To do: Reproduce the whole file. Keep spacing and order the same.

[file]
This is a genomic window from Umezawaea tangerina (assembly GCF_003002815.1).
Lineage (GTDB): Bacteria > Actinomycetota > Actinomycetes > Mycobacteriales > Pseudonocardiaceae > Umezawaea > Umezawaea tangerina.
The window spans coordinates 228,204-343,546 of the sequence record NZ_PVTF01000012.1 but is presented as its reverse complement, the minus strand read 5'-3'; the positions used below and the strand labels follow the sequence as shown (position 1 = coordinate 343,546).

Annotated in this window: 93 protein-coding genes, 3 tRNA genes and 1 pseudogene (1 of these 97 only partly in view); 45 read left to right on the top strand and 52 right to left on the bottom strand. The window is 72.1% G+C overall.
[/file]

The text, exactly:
This is a genomic window from Umezawaea tangerina (assembly GCF_003002815.1).
Lineage (GTDB): Bacteria > Actinomycetota > Actinomycetes > Mycobacteriales > Pseudonocardiaceae > Umezawaea > Umezawaea tangerina.
The window spans coordinates 228,204-343,546 of the sequence record NZ_PVTF01000012.1 but is presented as its reverse complement, the minus strand read 5'-3'; the positions used below and the strand labels follow the sequence as shown (position 1 = coordinate 343,546).

Annotated in this window: 93 protein-coding genes, 3 tRNA genes and 1 pseudogene (1 of these 97 only partly in view); 45 read left to right on the top strand and 52 right to left on the bottom strand. The window is 72.1% G+C overall.